Last week I faced a challenge publishing non-claims-aware application (SharePoint 2013) using Kerberos Constrained Delegation (KCD) by Web Application Proxy (WAP).
The customer environment consists of a multi-forest active directory where user accounts and server objects each stored in a separate forest. Due to the introduction of Microsoft Enterprise Mobility Suite (EMS) we added a public User Principal Name (UPN) which was required to log on using a public domain namespace.
After publishing the web application and succesfully being authenticated I received a HTTP 500 Internal Server Error. In the eventlog of the Web Application Server the Kerberos token request is forwarded through a domain controller in forest A. This token request is based on a User-ID in a child domain of forest B.
But for some reason no Kerberos ticket can be retrieved by my WAP server on behalf of the user .
After a while I decided to involve my colleague and identity specialist Mark Scholman to force a breakthrough. After walking through some basic steps (name resolving, trusts, service principal names (SPN)) we decided to reproduce the customer set up in order to exclude matters.
At a certain moment we dediced to create a testuser in both forest A and B in order to verify and validate access. What struck us was that we could successfully login with both accounts. This gave us to think. After some clicking around in the properties of Domains and Trusts I ran into the tab Name Suffix Routing and saw that routing for the custom UPN suffix we added previously was disabled.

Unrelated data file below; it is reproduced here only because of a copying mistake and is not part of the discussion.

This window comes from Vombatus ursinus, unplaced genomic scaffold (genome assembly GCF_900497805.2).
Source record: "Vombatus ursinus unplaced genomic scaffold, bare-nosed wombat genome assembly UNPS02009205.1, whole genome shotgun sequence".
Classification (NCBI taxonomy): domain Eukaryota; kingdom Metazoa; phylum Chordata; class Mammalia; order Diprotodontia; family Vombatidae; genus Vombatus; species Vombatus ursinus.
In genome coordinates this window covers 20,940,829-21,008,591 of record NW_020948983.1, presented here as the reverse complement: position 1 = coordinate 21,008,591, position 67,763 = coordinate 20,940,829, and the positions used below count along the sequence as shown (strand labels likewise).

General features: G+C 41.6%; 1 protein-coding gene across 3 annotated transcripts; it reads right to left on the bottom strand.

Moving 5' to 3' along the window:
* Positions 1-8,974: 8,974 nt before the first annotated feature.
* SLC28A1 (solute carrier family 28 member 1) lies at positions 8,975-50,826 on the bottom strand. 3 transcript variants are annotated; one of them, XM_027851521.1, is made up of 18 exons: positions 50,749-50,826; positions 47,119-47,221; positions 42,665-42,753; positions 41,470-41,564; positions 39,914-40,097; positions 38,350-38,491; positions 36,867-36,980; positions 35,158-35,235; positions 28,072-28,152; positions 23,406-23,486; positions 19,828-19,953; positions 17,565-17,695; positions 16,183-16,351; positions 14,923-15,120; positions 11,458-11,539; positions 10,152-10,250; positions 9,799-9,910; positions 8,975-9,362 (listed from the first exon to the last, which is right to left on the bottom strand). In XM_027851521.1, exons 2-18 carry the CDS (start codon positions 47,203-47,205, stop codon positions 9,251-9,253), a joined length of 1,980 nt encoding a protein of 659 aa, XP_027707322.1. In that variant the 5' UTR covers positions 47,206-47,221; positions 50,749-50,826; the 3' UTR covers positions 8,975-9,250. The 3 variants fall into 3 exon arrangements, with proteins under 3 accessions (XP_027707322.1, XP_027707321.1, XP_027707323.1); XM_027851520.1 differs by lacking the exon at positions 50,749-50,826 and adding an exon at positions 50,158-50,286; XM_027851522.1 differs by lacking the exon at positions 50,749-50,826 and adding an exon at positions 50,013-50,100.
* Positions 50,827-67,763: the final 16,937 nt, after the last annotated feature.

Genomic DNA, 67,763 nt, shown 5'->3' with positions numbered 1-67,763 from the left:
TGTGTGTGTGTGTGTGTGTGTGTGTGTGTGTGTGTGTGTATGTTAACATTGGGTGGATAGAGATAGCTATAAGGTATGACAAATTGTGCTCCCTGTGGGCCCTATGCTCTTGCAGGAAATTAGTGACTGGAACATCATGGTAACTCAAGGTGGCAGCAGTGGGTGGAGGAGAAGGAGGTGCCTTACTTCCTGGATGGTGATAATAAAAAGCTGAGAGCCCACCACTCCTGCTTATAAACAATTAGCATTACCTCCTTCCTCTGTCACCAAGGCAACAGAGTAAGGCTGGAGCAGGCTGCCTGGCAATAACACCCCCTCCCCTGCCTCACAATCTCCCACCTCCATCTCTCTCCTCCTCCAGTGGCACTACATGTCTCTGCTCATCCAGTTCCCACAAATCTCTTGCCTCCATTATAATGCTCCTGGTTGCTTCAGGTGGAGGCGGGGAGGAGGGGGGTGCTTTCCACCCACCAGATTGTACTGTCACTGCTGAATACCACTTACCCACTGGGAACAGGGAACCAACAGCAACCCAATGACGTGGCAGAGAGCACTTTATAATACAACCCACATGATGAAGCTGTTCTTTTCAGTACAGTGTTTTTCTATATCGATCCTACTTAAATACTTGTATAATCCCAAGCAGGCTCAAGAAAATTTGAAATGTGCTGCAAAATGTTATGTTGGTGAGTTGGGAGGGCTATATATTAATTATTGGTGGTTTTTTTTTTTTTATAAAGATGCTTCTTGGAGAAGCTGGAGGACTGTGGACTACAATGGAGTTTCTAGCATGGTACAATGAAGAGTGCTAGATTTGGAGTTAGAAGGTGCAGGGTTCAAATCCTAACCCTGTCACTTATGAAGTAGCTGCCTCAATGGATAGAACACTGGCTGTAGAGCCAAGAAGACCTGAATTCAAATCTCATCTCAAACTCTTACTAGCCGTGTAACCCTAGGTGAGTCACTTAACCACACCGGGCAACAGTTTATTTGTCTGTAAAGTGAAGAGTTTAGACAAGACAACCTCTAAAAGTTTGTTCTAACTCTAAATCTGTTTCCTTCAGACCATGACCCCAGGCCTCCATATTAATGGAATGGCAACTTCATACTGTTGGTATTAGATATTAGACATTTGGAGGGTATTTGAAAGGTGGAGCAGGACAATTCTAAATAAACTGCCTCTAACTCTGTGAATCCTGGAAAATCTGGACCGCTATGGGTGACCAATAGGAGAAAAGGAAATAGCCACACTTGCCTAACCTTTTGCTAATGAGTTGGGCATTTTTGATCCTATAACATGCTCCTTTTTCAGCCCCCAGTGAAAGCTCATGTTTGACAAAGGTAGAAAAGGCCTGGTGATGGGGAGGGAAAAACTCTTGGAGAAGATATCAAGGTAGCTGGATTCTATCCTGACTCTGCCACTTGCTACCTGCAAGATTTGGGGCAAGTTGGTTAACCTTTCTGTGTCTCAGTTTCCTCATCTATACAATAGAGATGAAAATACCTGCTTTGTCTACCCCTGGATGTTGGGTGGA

After enabling routing suffix for our custom UPN suffix we renewed our attempt to access the web site, this time with success!
First of all keep your forest/domain as flat and simple as possible. This avoids complexity and additional configurations such as Alternate Logon ID and Kerberos Domain Routing. Make sure when adding one or multiple UPN suffixes in a multi-forest Active Directory to set up and configure Kerberos Domain Routing when using Kerberos Constrained Delegation.
Part of the project objective of implementing Enterprise Mobility Suite (EMS) we had to publish intranet web applications in a secure and controlled manner. Using Microsoft Intune, these intranet web applications made available as web application to managed (mobile) devices. These applications must be published through Web Application Proxy (WAP) with minimum impact to the according application(s). As Azure Application Proxy Services was no option (user objects must resides in the same forest as where you installed the Azure Application Proxy Connector is installed) we fallback to Web Application Proxy (WAP) with Active Directory Federation Services (ADFS) pre-authentication. The relevant intranet web application (SharePoint 2013) is claims aware but requires additional configuration at both SharePoint and ADFS sides (Authentication Provider,ADFS Identity Provider, Trusted Identity Token Provider). To prevent additional (complex) customizations at both sides we rather prefer using Kerberos Constrained Delegation (KCD) with Web Application Proxy (WAP).
In this blog I’ll not cover the configuration of publishing claims-aware/non-claims-aware applications through Web Application Proxy (WAP) server. Some great resources are available which describes this configuration in details. See brightstarr.com and kloud.com.au. In order to be able to use Kerberos Constrained Delegation (KCD) your Web Application Proxy (WAP) must be domain-joined.